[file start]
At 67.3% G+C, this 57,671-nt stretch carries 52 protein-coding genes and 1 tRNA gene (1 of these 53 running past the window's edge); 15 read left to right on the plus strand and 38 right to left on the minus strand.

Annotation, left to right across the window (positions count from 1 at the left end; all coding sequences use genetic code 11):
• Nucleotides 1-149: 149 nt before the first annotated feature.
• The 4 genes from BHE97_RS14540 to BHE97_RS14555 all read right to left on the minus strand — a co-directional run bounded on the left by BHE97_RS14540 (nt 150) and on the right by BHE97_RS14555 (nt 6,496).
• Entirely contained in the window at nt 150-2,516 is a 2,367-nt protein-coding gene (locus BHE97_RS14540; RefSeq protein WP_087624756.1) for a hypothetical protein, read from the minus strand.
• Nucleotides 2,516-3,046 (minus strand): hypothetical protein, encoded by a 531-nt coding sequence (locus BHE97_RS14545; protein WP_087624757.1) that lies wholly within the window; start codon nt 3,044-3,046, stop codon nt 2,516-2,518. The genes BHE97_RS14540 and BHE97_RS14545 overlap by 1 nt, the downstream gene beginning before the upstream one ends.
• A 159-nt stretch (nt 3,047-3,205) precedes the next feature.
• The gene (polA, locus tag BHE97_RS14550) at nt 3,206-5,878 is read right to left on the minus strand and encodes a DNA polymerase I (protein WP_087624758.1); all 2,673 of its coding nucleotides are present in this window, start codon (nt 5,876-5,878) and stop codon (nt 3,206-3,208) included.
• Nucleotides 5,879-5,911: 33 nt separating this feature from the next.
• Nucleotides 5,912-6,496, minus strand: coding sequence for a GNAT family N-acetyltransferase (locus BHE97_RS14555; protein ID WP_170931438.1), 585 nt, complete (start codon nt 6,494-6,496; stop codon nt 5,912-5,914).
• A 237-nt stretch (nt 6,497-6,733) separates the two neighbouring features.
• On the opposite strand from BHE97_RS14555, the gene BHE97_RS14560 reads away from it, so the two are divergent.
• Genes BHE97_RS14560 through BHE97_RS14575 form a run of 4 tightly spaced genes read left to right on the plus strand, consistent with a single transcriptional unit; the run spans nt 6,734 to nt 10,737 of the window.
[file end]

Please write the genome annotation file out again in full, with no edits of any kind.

At 67.3% G+C, this 57,671-nt stretch carries 52 protein-coding genes and 1 tRNA gene (1 of these 53 running past the window's edge); 15 read left to right on the plus strand and 38 right to left on the minus strand.

Annotation, left to right across the window (positions count from 1 at the left end; all coding sequences use genetic code 11):
• Nucleotides 1-149: 149 nt before the first annotated feature.
• The 4 genes from BHE97_RS14540 to BHE97_RS14555 all read right to left on the minus strand — a co-directional run bounded on the left by BHE97_RS14540 (nt 150) and on the right by BHE97_RS14555 (nt 6,496).
• Entirely contained in the window at nt 150-2,516 is a 2,367-nt protein-coding gene (locus BHE97_RS14540; RefSeq protein WP_087624756.1) for a hypothetical protein, read from the minus strand.
• Nucleotides 2,516-3,046 (minus strand): hypothetical protein, encoded by a 531-nt coding sequence (locus BHE97_RS14545; protein WP_087624757.1) that lies wholly within the window; start codon nt 3,044-3,046, stop codon nt 2,516-2,518. The genes BHE97_RS14540 and BHE97_RS14545 overlap by 1 nt, the downstream gene beginning before the upstream one ends.
• A 159-nt stretch (nt 3,047-3,205) precedes the next feature.
• The gene (polA, locus tag BHE97_RS14550) at nt 3,206-5,878 is read right to left on the minus strand and encodes a DNA polymerase I (protein WP_087624758.1); all 2,673 of its coding nucleotides are present in this window, start codon (nt 5,876-5,878) and stop codon (nt 3,206-3,208) included.
• Nucleotides 5,879-5,911: 33 nt separating this feature from the next.
• Nucleotides 5,912-6,496, minus strand: coding sequence for a GNAT family N-acetyltransferase (locus BHE97_RS14555; protein ID WP_170931438.1), 585 nt, complete (start codon nt 6,494-6,496; stop codon nt 5,912-5,914).
• A 237-nt stretch (nt 6,497-6,733) separates the two neighbouring features.
• On the opposite strand from BHE97_RS14555, the gene BHE97_RS14560 reads away from it, so the two are divergent.
• Genes BHE97_RS14560 through BHE97_RS14575 form a run of 4 tightly spaced genes read left to right on the plus strand, consistent with a single transcriptional unit; the run spans nt 6,734 to nt 10,737 of the window.